This book is a totally fresh approach to observing birds in southern Africa. It affords you the opportunity to gather previously inaccessible and indecipherable information in the form of tracks and signs left behind by our avifauna. The book explores the unique details of the spoor, or tracks, of many species of birds. This is done in multiple ways including by observing their droppings, examining their feeding behaviour as well as their general nesting structures.
It’s remarkable how tracks and signs in nature help you to enrich your knowledge of bird species, providing knowledge as straightforward as the shape of the individual nests of our various species of weaver, or the ability to recognise and understand the role of a drum-site in the life of a bearded woodpecker, or even being able to see the subtle signs of a cardinal woodpecker on the various acacia pods which host its larval food.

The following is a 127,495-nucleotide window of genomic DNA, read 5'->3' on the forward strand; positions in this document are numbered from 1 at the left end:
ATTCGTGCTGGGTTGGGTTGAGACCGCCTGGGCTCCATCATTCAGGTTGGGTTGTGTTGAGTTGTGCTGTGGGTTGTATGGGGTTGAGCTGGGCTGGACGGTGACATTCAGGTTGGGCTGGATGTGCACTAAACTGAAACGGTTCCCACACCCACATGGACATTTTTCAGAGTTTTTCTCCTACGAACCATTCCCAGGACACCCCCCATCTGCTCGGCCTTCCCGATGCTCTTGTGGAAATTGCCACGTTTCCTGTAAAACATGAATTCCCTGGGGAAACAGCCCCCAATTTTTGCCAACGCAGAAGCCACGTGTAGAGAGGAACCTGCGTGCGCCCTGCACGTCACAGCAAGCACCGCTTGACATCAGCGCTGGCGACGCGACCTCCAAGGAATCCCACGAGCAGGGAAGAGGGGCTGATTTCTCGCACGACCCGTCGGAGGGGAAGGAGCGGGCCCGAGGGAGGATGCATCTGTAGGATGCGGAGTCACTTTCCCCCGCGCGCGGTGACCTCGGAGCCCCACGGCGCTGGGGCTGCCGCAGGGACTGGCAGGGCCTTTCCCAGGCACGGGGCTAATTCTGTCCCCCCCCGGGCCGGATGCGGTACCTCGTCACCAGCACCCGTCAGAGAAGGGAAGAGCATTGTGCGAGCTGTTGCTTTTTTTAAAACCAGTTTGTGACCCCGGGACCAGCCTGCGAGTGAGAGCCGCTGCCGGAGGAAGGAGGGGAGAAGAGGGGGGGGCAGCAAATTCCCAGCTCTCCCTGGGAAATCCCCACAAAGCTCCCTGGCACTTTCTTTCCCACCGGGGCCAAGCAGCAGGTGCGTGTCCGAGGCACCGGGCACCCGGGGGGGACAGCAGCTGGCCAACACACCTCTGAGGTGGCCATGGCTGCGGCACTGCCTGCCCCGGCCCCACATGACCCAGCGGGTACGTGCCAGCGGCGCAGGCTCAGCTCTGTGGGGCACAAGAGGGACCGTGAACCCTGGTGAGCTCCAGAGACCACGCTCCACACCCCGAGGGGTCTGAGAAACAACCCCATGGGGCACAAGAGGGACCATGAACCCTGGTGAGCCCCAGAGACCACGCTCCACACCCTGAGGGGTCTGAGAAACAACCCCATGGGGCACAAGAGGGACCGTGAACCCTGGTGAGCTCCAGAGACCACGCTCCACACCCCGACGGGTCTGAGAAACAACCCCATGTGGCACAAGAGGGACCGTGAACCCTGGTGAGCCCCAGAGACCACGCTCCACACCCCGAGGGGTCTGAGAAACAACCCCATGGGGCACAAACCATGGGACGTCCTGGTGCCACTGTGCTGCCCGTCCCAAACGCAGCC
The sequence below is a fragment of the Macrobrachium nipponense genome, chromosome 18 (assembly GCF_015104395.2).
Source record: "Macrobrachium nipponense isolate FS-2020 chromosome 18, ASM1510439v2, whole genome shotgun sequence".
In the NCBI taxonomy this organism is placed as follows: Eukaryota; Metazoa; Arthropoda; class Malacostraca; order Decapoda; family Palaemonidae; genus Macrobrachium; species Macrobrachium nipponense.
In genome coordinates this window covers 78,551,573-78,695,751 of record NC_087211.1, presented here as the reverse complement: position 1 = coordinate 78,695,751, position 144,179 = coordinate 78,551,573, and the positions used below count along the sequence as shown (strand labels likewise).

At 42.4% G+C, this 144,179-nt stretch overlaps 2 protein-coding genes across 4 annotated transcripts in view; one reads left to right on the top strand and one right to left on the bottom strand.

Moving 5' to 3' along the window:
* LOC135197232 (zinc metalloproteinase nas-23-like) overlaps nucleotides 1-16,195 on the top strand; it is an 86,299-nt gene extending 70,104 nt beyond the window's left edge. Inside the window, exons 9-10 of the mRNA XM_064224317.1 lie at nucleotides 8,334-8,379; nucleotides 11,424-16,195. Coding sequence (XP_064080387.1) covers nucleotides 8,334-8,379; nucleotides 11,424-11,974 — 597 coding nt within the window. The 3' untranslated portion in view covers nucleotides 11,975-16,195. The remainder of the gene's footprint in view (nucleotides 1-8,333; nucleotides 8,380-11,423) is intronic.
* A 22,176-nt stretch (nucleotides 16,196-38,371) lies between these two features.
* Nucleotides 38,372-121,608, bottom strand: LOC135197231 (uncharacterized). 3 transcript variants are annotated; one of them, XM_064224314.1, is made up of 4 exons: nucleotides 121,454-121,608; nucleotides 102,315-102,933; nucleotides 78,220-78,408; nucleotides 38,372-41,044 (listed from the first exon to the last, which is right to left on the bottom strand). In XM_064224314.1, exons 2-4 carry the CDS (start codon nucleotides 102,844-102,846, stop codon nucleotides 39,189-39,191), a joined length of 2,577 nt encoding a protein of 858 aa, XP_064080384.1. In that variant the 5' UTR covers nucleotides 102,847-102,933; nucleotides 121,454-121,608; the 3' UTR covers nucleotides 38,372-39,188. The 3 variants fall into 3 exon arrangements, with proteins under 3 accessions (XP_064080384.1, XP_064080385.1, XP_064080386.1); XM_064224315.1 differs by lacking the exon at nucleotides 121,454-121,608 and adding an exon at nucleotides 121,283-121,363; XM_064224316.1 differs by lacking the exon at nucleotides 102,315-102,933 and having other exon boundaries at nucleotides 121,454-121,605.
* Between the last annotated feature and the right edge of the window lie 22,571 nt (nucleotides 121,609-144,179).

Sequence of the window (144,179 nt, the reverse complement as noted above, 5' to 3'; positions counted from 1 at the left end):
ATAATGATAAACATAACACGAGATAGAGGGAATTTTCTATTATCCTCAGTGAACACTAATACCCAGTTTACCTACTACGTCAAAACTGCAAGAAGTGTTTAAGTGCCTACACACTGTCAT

Louis Liebenberg has generously provided some sketches of spoor he has made for his own publications, making these clear schematics available to assist with identification. Skulls, feathers, beaks and egg shells are also occasionally encountered, and a few examples of these will be included, as they also tell a story of a bird which has passed by. This approach to southern Africa’s birdlife will add tremendously to how we experience our wonderful avifauna.
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